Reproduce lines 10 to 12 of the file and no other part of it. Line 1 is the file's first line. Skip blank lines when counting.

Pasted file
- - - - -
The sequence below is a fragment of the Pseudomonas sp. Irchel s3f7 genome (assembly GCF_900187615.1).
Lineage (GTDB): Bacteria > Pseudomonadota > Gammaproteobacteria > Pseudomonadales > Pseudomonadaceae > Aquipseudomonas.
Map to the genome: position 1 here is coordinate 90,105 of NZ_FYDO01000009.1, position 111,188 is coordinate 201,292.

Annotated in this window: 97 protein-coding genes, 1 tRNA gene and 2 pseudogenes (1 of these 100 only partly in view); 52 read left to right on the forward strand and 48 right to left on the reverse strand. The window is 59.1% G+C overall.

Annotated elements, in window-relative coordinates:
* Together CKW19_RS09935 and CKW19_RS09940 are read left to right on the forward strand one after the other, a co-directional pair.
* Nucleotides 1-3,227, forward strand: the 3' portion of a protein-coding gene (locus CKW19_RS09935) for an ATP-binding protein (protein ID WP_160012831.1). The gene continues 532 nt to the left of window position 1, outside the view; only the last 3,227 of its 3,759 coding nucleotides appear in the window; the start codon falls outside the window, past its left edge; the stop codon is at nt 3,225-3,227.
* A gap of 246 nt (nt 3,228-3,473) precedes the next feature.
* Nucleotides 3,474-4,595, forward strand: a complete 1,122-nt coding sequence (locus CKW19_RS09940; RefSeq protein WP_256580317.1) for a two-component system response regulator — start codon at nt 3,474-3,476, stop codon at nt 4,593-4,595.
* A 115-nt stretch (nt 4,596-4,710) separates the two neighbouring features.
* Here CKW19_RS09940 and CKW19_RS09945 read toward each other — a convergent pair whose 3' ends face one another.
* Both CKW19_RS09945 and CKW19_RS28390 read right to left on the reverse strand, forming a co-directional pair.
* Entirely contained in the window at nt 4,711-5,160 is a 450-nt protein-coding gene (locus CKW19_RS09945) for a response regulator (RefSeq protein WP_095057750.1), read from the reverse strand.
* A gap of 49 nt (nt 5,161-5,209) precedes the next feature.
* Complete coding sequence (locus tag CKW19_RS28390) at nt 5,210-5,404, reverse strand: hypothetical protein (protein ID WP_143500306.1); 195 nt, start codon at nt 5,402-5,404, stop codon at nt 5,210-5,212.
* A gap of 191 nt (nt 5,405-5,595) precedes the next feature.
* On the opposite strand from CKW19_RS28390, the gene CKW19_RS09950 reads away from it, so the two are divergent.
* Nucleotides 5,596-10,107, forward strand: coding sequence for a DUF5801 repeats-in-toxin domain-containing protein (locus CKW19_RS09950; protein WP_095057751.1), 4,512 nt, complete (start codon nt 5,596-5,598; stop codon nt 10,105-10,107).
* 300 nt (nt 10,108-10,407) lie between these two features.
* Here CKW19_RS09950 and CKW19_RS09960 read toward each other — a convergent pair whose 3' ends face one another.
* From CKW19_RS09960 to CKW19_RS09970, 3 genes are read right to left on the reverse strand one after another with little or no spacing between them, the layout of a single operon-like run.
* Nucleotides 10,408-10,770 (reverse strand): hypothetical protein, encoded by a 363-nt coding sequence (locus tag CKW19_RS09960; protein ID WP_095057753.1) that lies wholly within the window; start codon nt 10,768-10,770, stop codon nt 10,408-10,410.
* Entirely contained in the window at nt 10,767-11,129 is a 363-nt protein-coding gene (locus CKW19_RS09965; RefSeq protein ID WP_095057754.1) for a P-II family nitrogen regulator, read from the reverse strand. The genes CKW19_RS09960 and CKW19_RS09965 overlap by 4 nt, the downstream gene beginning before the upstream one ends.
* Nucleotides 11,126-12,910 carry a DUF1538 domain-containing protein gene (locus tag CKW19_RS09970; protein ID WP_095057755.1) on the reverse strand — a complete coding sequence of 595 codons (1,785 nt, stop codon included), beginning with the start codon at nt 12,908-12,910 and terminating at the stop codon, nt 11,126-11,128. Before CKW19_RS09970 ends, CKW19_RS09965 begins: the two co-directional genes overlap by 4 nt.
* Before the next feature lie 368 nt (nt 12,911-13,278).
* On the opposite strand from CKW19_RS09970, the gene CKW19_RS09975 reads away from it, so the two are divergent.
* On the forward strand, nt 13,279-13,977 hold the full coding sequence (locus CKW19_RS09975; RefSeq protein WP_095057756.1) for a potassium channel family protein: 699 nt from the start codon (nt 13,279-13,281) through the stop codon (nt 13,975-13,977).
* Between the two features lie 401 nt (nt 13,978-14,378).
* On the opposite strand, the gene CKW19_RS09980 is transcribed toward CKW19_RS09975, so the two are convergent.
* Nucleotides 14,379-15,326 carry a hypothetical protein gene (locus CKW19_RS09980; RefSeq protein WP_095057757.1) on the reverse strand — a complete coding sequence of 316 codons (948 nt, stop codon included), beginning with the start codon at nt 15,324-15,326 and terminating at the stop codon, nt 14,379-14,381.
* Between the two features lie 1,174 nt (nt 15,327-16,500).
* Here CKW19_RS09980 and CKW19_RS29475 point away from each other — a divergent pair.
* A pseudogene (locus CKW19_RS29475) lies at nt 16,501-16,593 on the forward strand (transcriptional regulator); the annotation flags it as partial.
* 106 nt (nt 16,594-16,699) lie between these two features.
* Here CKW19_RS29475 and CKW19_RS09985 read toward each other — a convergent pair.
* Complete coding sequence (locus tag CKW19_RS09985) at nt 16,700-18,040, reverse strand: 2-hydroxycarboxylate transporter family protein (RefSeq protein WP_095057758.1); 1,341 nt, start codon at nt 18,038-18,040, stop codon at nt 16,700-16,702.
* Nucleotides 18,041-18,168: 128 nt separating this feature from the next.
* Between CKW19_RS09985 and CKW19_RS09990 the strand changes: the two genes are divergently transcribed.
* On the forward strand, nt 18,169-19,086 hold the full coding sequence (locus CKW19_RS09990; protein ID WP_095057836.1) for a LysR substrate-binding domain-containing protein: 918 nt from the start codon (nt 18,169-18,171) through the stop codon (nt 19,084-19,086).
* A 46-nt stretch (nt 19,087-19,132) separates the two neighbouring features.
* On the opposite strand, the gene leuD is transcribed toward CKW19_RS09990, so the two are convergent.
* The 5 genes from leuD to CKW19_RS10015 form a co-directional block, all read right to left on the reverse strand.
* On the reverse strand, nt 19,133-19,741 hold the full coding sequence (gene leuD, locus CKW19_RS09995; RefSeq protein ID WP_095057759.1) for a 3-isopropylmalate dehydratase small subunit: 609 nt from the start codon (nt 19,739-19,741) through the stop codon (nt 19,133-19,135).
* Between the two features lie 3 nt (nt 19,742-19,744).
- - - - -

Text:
* A 115-nt stretch (nt 4,596-4,710) separates the two neighbouring features.
* Here CKW19_RS09940 and CKW19_RS09945 read toward each other — a convergent pair whose 3' ends face one another.
* Both CKW19_RS09945 and CKW19_RS28390 read right to left on the reverse strand, forming a co-directional pair.